We were told that the by-roads led to villages, therefore we decided to explore further. We were in an area called Vilakuvaithakulam, Mahilankulam in Omanthai. As we walked along, we came across a grinding mill in the centre of a land where all the shrubs had been cleared. We were pleased to note that the grinding mill was started only three days prior to our visit. Nithiyan Ponniah, was helping his uncle in the mill. The sound of machines drowned our voices as Nithiyan was in the middle of grinding some rice. The mill was within a simple structure with all four sides open. With the machines they had, they could grind rice and spices – mainly chilli. As the mill had been opened very recently, holy ash with sandalwood paste and kumkum had been applied on all the machines as a blessing. The family had hailed from Jaffna and were now living in this area.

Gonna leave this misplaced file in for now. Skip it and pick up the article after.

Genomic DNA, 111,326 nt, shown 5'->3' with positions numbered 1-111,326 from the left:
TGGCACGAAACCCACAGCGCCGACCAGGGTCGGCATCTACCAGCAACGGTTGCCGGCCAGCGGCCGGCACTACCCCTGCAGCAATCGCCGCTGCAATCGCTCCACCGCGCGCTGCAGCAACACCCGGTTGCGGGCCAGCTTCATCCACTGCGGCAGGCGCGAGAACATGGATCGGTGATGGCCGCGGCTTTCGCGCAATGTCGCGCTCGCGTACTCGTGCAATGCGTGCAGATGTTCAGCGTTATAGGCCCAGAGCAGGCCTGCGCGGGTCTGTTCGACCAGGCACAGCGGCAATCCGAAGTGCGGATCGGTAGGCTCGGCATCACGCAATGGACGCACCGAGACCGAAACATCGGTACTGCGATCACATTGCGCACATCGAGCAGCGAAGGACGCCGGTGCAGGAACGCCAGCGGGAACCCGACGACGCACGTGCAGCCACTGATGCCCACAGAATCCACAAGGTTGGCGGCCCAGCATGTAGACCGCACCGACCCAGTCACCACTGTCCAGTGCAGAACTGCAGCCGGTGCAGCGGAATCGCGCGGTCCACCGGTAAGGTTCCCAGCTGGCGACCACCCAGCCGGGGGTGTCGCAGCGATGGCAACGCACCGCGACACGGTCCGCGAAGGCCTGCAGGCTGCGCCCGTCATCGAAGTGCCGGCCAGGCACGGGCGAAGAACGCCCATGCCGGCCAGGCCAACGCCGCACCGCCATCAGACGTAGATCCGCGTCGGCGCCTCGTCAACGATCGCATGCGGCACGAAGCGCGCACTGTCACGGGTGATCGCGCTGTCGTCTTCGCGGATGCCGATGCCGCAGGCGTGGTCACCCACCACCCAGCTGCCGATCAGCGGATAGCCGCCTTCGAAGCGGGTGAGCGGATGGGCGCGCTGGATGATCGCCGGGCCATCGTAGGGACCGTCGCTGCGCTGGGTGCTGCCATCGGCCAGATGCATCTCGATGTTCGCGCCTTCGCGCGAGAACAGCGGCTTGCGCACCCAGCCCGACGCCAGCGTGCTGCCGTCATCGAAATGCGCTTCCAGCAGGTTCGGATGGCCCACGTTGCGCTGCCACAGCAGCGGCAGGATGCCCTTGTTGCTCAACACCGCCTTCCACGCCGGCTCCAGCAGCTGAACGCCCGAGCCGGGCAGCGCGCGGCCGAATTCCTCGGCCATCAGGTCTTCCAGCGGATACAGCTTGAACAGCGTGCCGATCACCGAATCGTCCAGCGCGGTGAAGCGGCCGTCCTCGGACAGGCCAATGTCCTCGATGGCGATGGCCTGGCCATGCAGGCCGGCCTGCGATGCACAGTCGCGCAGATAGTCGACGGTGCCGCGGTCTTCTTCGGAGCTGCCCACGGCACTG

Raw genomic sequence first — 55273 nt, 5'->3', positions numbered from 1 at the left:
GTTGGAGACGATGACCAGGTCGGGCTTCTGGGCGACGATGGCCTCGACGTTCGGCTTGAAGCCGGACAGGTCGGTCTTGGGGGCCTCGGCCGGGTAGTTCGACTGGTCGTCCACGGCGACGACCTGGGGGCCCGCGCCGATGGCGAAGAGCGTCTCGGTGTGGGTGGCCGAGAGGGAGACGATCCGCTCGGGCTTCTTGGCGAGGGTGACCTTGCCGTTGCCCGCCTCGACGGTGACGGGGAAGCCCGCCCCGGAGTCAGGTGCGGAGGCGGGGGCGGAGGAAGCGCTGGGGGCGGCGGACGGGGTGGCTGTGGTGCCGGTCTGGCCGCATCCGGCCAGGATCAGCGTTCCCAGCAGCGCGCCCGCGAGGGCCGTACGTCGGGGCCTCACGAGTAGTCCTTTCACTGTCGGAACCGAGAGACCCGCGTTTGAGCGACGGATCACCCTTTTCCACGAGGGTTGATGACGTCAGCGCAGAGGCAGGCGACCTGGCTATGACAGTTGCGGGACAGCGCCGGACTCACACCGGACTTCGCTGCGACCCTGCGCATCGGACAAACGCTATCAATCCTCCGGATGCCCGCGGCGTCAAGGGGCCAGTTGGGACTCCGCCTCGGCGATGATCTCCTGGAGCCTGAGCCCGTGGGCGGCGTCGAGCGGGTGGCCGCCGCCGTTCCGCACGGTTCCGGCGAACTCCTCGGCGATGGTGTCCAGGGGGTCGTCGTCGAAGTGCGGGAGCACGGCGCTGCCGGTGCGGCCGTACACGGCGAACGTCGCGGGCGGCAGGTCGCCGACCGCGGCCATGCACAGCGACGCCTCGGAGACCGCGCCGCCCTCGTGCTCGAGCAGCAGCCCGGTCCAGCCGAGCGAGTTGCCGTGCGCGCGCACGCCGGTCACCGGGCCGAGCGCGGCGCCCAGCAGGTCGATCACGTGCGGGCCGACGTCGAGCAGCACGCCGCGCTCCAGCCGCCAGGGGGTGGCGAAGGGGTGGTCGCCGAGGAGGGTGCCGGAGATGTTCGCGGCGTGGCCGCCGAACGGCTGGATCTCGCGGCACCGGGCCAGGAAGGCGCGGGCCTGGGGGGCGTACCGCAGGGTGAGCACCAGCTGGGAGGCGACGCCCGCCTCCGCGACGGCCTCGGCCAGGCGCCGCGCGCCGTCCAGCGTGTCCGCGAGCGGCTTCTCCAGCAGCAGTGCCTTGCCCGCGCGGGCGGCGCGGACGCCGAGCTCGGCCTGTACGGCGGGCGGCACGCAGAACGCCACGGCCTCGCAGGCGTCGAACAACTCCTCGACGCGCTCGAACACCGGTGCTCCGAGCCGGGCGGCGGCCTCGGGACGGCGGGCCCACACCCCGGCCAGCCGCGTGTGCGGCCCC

With the hum of the machines behind us we walked along the gravel road, deeper into the village. It was very calm and quiet, almost peaceful in this pleasant afternoon. Dotted with dwellings it was apparent that life had truly returned to this area.
A line strung with kottakilangu (dried root of the palmyrah tree) caught our attention. The little homestead was picture perfect. Swaminathan Kirubaharan and his wife lived here. He was from Mahilankulam while his wife was from Jaffna. They were first displaced in 1996, after moving from place to place, they finally resided in Vavuniya before returning home in November, 2011. The lady of the house was very chatty. She was happy and relaxed. Even though they had not started home gardening as yet, Kirubaharan makes a living through paddy and small grain cultivation including corn, black gram and cowpea. Furthermore, he is a carpenter by profession.